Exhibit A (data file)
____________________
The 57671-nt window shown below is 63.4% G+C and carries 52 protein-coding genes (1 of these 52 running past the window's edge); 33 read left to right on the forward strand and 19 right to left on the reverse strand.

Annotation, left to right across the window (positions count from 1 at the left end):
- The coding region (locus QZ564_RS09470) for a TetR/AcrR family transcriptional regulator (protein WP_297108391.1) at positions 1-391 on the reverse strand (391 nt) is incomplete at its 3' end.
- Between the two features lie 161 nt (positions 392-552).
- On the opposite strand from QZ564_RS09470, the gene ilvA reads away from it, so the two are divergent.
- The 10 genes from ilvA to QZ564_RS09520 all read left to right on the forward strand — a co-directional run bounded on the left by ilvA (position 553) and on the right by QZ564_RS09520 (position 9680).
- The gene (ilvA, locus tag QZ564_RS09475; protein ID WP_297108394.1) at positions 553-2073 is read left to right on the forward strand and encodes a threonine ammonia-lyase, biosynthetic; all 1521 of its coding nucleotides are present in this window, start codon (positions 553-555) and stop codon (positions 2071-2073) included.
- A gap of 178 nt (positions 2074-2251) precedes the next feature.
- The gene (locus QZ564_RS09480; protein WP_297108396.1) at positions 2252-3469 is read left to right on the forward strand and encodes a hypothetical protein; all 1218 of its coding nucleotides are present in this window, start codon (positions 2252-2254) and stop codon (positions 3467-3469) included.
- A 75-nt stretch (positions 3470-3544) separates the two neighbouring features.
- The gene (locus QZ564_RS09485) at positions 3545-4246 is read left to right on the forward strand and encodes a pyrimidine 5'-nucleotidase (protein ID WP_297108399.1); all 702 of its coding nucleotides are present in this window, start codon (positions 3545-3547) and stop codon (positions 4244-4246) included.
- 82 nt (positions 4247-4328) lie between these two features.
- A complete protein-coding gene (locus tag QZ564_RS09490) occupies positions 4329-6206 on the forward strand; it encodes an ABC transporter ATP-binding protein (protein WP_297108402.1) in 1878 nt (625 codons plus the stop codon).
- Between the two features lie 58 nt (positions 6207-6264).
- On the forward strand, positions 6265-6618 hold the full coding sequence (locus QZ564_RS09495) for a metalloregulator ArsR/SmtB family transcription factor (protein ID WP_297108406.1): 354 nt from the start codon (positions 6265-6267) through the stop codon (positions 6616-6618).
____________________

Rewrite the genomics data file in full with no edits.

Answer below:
The 57671-nt window shown below is 63.4% G+C and carries 52 protein-coding genes (1 of these 52 running past the window's edge); 33 read left to right on the forward strand and 19 right to left on the reverse strand.

Annotation, left to right across the window (positions count from 1 at the left end):
- The coding region (locus QZ564_RS09470) for a TetR/AcrR family transcriptional regulator (protein WP_297108391.1) at positions 1-391 on the reverse strand (391 nt) is incomplete at its 3' end.
- Between the two features lie 161 nt (positions 392-552).
- On the opposite strand from QZ564_RS09470, the gene ilvA reads away from it, so the two are divergent.
- The 10 genes from ilvA to QZ564_RS09520 all read left to right on the forward strand — a co-directional run bounded on the left by ilvA (position 553) and on the right by QZ564_RS09520 (position 9680).
- The gene (ilvA, locus tag QZ564_RS09475; protein ID WP_297108394.1) at positions 553-2073 is read left to right on the forward strand and encodes a threonine ammonia-lyase, biosynthetic; all 1521 of its coding nucleotides are present in this window, start codon (positions 553-555) and stop codon (positions 2071-2073) included.
- A gap of 178 nt (positions 2074-2251) precedes the next feature.
- The gene (locus QZ564_RS09480; protein WP_297108396.1) at positions 2252-3469 is read left to right on the forward strand and encodes a hypothetical protein; all 1218 of its coding nucleotides are present in this window, start codon (positions 2252-2254) and stop codon (positions 3467-3469) included.
- A 75-nt stretch (positions 3470-3544) separates the two neighbouring features.
- The gene (locus QZ564_RS09485) at positions 3545-4246 is read left to right on the forward strand and encodes a pyrimidine 5'-nucleotidase (protein ID WP_297108399.1); all 702 of its coding nucleotides are present in this window, start codon (positions 3545-3547) and stop codon (positions 4244-4246) included.
- 82 nt (positions 4247-4328) lie between these two features.
- A complete protein-coding gene (locus tag QZ564_RS09490) occupies positions 4329-6206 on the forward strand; it encodes an ABC transporter ATP-binding protein (protein WP_297108402.1) in 1878 nt (625 codons plus the stop codon).
- Between the two features lie 58 nt (positions 6207-6264).
- On the forward strand, positions 6265-6618 hold the full coding sequence (locus QZ564_RS09495) for a metalloregulator ArsR/SmtB family transcription factor (protein ID WP_297108406.1): 354 nt from the start codon (positions 6265-6267) through the stop codon (positions 6616-6618).